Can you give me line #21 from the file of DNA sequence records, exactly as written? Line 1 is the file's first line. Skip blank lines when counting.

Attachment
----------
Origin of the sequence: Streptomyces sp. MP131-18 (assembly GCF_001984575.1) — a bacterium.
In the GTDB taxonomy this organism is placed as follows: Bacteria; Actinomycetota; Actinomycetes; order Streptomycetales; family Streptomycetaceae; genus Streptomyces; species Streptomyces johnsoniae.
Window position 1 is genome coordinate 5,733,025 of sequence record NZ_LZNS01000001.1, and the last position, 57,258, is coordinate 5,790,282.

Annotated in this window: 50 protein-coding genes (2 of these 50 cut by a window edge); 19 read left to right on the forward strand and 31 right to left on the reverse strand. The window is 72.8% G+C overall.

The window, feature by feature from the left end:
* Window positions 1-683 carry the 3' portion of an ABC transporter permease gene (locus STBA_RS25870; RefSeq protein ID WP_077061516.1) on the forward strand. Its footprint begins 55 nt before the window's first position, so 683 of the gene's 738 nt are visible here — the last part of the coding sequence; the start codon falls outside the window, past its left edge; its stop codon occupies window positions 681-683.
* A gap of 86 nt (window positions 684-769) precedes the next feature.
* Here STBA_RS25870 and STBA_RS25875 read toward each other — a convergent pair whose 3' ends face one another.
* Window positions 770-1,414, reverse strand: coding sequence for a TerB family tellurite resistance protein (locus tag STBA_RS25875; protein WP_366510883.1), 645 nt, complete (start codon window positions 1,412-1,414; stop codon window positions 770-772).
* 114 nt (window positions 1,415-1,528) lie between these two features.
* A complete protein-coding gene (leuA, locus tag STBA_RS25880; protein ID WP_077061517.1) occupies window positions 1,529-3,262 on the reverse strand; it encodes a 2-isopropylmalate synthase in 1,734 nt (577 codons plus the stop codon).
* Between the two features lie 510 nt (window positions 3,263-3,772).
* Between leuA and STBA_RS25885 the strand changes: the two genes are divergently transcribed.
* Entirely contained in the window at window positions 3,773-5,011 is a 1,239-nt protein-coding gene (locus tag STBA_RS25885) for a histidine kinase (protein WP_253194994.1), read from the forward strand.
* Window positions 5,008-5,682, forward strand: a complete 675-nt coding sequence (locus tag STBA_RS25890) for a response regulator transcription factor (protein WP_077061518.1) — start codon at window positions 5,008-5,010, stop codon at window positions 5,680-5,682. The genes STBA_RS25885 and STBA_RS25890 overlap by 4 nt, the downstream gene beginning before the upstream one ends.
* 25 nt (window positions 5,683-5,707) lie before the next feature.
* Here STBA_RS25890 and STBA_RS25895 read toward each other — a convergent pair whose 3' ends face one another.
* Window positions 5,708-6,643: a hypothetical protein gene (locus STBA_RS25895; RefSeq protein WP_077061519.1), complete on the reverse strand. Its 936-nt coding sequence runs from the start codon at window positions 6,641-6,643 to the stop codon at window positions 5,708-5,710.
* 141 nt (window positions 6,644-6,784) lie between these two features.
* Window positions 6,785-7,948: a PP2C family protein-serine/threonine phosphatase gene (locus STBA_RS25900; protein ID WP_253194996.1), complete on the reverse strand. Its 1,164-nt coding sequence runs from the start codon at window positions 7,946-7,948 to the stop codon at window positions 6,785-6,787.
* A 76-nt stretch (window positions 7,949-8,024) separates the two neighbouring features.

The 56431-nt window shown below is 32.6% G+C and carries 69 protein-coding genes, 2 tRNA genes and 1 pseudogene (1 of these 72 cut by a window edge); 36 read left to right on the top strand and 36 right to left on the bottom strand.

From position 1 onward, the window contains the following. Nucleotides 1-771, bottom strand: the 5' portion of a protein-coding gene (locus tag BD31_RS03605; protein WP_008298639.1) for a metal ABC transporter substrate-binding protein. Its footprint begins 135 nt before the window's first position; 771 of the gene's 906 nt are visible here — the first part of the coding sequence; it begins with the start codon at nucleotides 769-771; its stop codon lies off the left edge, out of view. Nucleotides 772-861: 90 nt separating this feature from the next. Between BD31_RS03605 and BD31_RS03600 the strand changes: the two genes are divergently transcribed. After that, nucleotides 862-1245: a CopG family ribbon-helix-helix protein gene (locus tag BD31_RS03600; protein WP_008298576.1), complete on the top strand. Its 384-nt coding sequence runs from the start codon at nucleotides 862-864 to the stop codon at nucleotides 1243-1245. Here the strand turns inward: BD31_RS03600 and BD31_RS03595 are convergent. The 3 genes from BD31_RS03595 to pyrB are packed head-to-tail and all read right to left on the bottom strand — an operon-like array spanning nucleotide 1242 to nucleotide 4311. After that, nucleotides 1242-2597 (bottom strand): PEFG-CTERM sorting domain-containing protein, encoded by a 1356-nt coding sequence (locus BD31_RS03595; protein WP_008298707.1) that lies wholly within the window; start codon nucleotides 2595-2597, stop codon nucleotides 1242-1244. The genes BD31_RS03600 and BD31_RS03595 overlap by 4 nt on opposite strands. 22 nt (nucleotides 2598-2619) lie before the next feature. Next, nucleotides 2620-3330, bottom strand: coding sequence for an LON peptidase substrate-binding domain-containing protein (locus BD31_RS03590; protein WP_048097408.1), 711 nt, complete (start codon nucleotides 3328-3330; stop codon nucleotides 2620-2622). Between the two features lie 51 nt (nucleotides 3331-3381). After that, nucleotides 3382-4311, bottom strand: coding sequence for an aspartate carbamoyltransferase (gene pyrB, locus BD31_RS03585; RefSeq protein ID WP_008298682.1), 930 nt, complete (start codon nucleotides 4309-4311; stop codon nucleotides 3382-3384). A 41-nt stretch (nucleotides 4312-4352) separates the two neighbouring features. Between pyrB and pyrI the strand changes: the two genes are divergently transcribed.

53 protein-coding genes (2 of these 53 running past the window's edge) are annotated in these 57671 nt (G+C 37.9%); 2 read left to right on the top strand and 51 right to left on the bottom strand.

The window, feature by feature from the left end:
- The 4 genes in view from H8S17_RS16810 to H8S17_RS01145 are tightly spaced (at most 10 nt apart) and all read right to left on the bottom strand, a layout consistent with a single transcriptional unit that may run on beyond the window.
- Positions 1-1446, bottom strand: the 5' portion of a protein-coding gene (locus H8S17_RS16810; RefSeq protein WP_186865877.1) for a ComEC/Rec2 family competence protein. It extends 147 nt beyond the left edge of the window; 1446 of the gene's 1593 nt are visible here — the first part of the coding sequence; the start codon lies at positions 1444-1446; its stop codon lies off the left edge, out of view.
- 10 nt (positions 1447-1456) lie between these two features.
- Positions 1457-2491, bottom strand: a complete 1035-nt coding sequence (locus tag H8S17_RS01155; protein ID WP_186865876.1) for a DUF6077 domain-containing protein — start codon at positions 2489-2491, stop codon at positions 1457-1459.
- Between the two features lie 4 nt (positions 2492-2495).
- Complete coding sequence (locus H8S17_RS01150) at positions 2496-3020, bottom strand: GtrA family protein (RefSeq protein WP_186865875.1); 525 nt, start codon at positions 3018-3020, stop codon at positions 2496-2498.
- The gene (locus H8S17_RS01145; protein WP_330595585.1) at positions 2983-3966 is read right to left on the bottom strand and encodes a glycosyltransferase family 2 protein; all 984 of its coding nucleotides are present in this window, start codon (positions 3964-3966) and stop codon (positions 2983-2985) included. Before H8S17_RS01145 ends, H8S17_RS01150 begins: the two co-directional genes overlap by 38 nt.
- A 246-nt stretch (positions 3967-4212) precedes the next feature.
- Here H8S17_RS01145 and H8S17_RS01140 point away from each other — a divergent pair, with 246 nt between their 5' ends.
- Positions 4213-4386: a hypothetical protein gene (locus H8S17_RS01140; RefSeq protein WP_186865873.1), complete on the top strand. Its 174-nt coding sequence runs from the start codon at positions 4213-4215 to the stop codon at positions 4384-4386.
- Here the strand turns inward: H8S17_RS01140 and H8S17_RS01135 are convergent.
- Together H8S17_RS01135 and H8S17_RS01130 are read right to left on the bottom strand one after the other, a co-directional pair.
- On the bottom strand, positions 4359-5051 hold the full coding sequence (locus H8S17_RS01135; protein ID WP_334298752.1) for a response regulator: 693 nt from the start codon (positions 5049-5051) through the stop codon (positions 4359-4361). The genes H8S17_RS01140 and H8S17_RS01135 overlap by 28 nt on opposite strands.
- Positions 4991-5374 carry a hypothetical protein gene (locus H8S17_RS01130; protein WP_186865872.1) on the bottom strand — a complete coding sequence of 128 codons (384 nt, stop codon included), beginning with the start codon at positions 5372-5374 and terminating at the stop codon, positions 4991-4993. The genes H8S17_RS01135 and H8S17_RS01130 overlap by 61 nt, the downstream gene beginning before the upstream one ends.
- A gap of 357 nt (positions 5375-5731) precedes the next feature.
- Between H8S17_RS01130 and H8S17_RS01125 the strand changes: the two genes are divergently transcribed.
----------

* A 76-nt stretch (window positions 7,949-8,024) separates the two neighbouring features.